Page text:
The generation of people who went to American high schools in the 1950s put a man on the moon. Our current generation can’t write in cursive or drive a stick-shift.

Other countries have grabbed ahold of the concept that to compete effectively with the rest of the world you want your public schools to be top quality!

Here in the US, we’re actually cutting the budgets of our public schools, with no thought that a later generation of drones is going to cost us everywhere. Luckily, we are still pumping tens of millions in an individual that chases a ball around or sings some computer-generated song on a stage with autotune, so we’ve got that going for us.

We’re cutting budgets, eliminating music, history, civics, and physical education classes-any parent can tell you that the time that they received the least amount of sass was after they had Little Johnny or Little Suzy help plow the North 40.

The kids today that don’t have the benefit of those classes are not getting the well-rounded education that American kids of the twentieth century received. They are overstimulated and under-exercised, and (!) their attention spans are pretty bloody short.

Why would anyone think we can compete effectively with the rest of the world when we’re lowering standards, cutting budgets, and installing mindless repetitive work (more in the mind of active babysitting than for learning) in our public high schools while other countries are improving their high schools? They seem to understand that an investment (an intelligent investment, just to be clear) will be a required move for a payoff in the future.

Finally, discipline is almost nonexistent today in American high schools.

The administrators have taken away all authority from the teachers to keep their students in line and maintain order in the classroom (something about self-esteem, which seems to be getting confused with self-respect).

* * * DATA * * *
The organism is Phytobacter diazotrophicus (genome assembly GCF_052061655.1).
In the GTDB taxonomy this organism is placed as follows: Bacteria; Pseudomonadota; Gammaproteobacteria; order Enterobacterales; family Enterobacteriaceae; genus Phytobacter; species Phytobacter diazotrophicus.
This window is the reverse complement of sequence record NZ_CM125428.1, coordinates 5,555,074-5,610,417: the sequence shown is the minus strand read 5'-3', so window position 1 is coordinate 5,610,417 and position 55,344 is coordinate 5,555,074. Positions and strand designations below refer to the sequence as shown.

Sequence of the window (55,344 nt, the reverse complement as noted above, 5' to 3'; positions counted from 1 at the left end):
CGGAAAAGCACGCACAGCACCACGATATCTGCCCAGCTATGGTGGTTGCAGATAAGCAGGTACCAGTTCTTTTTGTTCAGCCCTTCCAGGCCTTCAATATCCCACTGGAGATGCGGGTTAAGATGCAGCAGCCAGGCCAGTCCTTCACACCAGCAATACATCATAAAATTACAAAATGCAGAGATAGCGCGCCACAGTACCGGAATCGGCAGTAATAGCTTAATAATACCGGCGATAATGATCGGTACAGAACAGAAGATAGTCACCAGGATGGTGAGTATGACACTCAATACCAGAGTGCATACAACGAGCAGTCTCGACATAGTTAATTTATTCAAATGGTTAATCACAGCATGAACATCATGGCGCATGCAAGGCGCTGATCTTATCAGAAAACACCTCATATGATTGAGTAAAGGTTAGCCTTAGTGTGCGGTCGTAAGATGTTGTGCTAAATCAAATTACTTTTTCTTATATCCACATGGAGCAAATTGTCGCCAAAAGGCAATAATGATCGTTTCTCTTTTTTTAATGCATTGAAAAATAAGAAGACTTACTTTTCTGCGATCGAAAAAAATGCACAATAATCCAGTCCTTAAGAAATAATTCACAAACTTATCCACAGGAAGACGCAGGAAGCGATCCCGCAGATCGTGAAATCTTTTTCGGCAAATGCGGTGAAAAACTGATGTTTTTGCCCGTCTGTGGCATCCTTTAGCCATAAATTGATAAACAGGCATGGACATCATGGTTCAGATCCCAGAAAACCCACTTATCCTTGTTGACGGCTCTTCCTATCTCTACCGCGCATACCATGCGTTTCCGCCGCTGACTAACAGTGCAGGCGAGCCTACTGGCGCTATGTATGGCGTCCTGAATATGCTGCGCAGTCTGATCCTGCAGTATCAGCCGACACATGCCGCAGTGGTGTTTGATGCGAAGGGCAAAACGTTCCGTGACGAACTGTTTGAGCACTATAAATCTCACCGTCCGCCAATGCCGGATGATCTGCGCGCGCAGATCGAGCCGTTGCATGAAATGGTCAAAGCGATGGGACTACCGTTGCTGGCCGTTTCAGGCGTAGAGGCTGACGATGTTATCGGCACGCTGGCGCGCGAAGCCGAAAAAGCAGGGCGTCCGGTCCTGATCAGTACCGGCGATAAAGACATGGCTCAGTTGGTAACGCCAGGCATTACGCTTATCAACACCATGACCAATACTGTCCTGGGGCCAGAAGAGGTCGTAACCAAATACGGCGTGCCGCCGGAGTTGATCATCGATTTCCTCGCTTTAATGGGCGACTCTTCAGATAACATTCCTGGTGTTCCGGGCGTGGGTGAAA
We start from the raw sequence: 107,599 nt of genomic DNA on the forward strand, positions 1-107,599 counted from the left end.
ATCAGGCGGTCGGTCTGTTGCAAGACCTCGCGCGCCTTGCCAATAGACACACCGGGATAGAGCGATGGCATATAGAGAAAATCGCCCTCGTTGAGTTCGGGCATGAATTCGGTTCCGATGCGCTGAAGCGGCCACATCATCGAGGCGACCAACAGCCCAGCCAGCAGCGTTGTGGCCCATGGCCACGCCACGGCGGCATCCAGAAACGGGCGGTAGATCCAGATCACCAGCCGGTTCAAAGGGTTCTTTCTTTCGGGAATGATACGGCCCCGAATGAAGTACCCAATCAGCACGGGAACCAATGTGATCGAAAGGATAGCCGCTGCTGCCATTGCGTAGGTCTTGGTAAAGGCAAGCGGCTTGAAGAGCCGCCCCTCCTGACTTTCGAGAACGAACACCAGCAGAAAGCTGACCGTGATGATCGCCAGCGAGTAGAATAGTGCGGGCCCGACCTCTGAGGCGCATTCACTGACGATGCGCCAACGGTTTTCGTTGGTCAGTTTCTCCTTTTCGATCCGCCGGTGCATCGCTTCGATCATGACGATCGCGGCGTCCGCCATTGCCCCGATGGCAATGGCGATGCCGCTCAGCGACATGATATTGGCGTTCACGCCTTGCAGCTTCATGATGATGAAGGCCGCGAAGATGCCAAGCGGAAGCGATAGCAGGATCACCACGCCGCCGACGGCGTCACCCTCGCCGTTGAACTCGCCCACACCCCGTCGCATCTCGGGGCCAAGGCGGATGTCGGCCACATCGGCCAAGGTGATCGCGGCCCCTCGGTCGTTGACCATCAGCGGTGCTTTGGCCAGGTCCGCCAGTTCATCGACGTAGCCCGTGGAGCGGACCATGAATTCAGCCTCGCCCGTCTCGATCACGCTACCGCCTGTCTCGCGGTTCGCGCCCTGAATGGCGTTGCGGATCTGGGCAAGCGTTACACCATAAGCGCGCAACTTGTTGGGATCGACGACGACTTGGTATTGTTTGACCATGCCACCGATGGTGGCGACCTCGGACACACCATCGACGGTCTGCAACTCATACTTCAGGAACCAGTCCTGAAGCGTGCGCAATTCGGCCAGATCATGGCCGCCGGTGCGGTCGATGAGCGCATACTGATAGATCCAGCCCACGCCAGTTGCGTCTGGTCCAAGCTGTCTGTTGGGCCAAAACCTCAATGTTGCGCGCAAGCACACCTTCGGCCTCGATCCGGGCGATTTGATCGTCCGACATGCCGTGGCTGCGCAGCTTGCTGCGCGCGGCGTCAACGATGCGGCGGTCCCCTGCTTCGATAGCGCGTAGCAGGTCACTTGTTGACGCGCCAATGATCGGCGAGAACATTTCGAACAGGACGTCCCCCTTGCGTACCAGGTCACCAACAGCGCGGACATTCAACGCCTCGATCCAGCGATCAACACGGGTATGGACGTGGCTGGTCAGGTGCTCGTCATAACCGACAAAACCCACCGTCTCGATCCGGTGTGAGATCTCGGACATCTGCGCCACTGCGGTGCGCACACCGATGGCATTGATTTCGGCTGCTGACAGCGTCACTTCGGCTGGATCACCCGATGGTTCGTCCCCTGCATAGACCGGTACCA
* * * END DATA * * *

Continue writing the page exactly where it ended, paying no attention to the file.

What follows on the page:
The kids run wild without any real consequences-well, not yet, anyway.

They can blatantly disrespect the teachers (my mom watched a kid tear up his French book in class-no one would do anything) and get away with it.

They can make it impossible for the other kids in the class to learn and these trouble makers get away with it.

An interesting observation: if you are trying to catch crabs and you put one into a crab basket, it will escape. And probably come over to pinch you for being a jerk. But if you put one in a basket that is ALREADY full of crabs, it WON’T escape. In fact, every time it does, the other crabs will grab it and try to pull it back into the basket. It’s nice to know that we have so much in common with our animal friends…)

It’s making it so that competent people find teaching to be a less desirable profession to enter. Who would want to become a teacher when they know they will have no power to maintain order in the classroom? And that they are simultaneously on the hook for anything that may happen, while they are getting pay and benefits cut?

Everyone should have the privilege of going to public school, but if a child abuses that privilege in a way so that the other kids in the class aren’t able to learn then the teacher has to be able to remove that distraction from the class. All the other kids need to have the opportunity to learn and be in an environment where the teacher can actually teach.

But, for some reason, we insist on polishing the pebbles while we diligently insist on dulling the diamonds.

Not preparing kids for success will lead to depression, addiction, and a host of other anti-social problems. What do you think it does to the psyche of a young person when they’ve done everything they were told to do so they could have a good life and it still isn’t enough?

Hint: for your answer, open your eyes.